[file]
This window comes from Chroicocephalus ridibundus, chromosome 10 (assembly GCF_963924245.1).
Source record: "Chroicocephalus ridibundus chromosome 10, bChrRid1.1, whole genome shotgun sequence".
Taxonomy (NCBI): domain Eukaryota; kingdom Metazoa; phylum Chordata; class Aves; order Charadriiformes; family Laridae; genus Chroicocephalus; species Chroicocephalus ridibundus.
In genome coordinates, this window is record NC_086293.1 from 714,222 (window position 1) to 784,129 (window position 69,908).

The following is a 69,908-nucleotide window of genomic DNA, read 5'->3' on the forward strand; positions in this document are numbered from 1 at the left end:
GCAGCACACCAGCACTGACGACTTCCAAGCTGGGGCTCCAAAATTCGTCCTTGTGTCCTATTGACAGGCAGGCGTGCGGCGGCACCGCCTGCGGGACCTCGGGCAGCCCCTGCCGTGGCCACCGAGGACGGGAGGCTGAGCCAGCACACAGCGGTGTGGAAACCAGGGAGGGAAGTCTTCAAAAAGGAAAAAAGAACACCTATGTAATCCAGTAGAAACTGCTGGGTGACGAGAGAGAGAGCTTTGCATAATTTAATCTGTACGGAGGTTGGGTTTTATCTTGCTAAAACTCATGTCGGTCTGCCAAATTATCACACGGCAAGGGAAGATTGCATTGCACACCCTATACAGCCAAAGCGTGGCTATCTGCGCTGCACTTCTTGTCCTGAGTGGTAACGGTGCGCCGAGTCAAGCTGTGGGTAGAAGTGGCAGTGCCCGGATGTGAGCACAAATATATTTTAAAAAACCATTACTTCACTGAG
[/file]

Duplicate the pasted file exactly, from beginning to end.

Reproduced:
This window comes from Chroicocephalus ridibundus, chromosome 10 (assembly GCF_963924245.1).
Source record: "Chroicocephalus ridibundus chromosome 10, bChrRid1.1, whole genome shotgun sequence".
Taxonomy (NCBI): domain Eukaryota; kingdom Metazoa; phylum Chordata; class Aves; order Charadriiformes; family Laridae; genus Chroicocephalus; species Chroicocephalus ridibundus.
In genome coordinates, this window is record NC_086293.1 from 714,222 (window position 1) to 784,129 (window position 69,908).

The following is a 69,908-nucleotide window of genomic DNA, read 5'->3' on the forward strand; positions in this document are numbered from 1 at the left end:
GCAGCACACCAGCACTGACGACTTCCAAGCTGGGGCTCCAAAATTCGTCCTTGTGTCCTATTGACAGGCAGGCGTGCGGCGGCACCGCCTGCGGGACCTCGGGCAGCCCCTGCCGTGGCCACCGAGGACGGGAGGCTGAGCCAGCACACAGCGGTGTGGAAACCAGGGAGGGAAGTCTTCAAAAAGGAAAAAAGAACACCTATGTAATCCAGTAGAAACTGCTGGGTGACGAGAGAGAGAGCTTTGCATAATTTAATCTGTACGGAGGTTGGGTTTTATCTTGCTAAAACTCATGTCGGTCTGCCAAATTATCACACGGCAAGGGAAGATTGCATTGCACACCCTATACAGCCAAAGCGTGGCTATCTGCGCTGCACTTCTTGTCCTGAGTGGTAACGGTGCGCCGAGTCAAGCTGTGGGTAGAAGTGGCAGTGCCCGGATGTGAGCACAAATATATTTTAAAAAACCATTACTTCACTGAG